‘We use rinse samples to keep track of the populations of beneficials,’ explains Gerard Buitelaar. ‘That way, we always know whether we have enough beneficials in the crop or not. It’s the best way to go about it. As already stated, White Naomi is a fuller and denser crop than Red Naomi, and thrips and other pests can easily hide.’

They also fitted insect netting with Montdo-Mite, which contains the Transeius montdorensis predatory mite, in locations where potential hotspots could occur. Peter continues, ‘In addition, in our newest greenhouse, which is 2x 4.3 hectares, we have also installed an irrigation pipe at the bottom of the rose bed. We can then add a Beauveria bassiana-based substance to the water and keep the fallen leaves wet. The active fungus in that product takes care of the thrips, preventing an infestation from the soil.’

A necessary investment

Peter points out the huge importance of thorough scouting. The four scouts check every week – the even-numbered paths in the even-numbered weeks, and the odd numbers in the odd weeks. ‘They are very alert. A structured approach like this works, we never have any surprises. ’Spider mite, aphids, whitefly, and caterpillars do not cause major problems in Porta Nova roses. Mildew remains difficult, but we tackle the fungus in White Naomi in a number of ways.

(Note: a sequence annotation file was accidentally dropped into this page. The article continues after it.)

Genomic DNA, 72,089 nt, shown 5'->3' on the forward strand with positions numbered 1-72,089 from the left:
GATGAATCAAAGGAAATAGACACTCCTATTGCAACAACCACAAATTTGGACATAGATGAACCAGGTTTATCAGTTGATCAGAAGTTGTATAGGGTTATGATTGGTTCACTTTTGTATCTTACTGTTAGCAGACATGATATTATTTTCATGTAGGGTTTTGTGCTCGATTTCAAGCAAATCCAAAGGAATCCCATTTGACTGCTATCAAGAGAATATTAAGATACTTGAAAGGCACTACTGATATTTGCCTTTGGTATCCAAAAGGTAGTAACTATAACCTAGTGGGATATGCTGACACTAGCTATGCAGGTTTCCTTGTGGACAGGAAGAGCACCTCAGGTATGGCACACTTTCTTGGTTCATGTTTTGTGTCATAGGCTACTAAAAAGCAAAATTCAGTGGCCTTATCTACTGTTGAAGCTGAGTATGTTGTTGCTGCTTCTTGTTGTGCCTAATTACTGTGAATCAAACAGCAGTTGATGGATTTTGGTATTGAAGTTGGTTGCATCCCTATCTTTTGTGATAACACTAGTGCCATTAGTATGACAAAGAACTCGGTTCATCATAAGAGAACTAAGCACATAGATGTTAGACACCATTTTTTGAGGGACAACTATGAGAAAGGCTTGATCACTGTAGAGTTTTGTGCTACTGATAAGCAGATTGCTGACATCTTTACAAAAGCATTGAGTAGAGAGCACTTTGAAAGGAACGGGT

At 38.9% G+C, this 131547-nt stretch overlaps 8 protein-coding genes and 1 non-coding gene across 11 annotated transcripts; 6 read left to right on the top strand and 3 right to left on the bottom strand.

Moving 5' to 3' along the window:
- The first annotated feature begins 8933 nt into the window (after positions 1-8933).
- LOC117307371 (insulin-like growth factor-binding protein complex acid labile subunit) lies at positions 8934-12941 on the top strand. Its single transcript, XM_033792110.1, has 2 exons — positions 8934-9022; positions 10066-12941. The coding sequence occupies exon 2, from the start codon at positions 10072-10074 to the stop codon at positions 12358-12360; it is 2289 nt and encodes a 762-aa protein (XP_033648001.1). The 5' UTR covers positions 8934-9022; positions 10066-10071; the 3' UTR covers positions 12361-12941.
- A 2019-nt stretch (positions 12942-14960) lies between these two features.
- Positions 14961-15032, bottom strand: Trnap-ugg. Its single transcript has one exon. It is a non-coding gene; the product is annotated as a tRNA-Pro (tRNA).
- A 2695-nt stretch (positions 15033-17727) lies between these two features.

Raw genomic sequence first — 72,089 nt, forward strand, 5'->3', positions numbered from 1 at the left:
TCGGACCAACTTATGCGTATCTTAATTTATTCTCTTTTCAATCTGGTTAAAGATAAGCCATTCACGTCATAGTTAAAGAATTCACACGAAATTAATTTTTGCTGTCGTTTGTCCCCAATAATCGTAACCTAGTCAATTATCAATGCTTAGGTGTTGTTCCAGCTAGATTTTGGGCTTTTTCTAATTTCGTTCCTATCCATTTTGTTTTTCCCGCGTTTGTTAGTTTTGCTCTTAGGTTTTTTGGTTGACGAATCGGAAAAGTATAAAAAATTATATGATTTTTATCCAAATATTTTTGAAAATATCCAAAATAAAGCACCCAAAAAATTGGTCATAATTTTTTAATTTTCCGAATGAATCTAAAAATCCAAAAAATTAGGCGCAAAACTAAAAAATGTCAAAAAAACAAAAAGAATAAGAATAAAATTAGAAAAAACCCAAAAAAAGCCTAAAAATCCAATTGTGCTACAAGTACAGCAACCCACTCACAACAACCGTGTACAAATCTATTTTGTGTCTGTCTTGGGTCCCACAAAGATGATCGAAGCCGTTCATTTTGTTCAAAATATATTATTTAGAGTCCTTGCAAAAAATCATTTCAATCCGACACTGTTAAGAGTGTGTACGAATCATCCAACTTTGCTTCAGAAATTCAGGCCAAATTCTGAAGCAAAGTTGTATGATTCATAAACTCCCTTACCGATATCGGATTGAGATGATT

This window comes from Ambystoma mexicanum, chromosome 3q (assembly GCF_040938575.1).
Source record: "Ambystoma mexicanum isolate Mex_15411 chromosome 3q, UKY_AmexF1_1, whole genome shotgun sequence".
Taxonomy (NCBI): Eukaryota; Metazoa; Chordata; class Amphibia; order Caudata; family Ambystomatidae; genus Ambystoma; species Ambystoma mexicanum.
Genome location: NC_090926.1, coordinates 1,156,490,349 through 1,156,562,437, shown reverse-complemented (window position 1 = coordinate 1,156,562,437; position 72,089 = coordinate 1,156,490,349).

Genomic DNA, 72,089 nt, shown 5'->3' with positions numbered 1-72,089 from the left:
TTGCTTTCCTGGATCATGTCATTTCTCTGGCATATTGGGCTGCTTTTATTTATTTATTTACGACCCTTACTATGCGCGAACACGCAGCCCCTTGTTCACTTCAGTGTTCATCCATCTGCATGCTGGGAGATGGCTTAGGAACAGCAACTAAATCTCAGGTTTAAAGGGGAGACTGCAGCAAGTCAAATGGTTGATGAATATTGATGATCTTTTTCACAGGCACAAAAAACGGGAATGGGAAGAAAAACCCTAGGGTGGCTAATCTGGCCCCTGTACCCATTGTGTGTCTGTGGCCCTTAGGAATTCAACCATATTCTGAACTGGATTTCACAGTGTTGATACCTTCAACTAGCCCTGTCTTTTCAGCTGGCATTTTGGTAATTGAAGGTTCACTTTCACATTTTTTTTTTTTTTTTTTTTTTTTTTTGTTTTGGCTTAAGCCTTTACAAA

In addition, Peter stays in touch with nearby farmers. They were given a tour of Porta Nova, after which they agreed to stay in touch about activities on the land. Peter continues, ‘This gave us the opportunity to take other things into account. Based on wind direction, we can pull the windows closed and switch the cooling on. We can also add in roof sprinklers and check outside the greenhouse with catch cards. This way, we can prevent thrips from getting in and stop them damaging the flowers.’
 

According to Peter, the big gains of 2020 come from the overall approach that they consciously chose to follow – an overkill of Limonica, local correction, and continuous scouting. ‘The temporary overkill was an investment, a necessity to bring the use of pesticides to an end. But, we have found a balance and now use normal quantities of Limonica. Everything is designed around keeping that balance, and it seems to be working well. It’s much easier for me to walk through the greenhouse now.’

The world’s number 1

White Naomi at the branch at Abraham Kroesweg 31. The cooling units can be seen above the crops.
 

Porta Nova produces around 60 million Naomis every year, making it the world’s largest producer of the cultivar. The company sends only the highest quality plants to the market and is committed to that decision by giving a quality guarantee on all of its roses. Porta Nova is owned by Leon Dukker, Nico van Vuuren, his son Stefan van Vuuren, and Aad van Luijk.

The company seeks to ensure the lowest possible ecological ‘footprint’ per rose. The newest nursery located at Abraham Kroesweg 31 works entirely without natural gas or cooling. Porta Nova also seeks the highest spot on the podium when it comes to sustainability.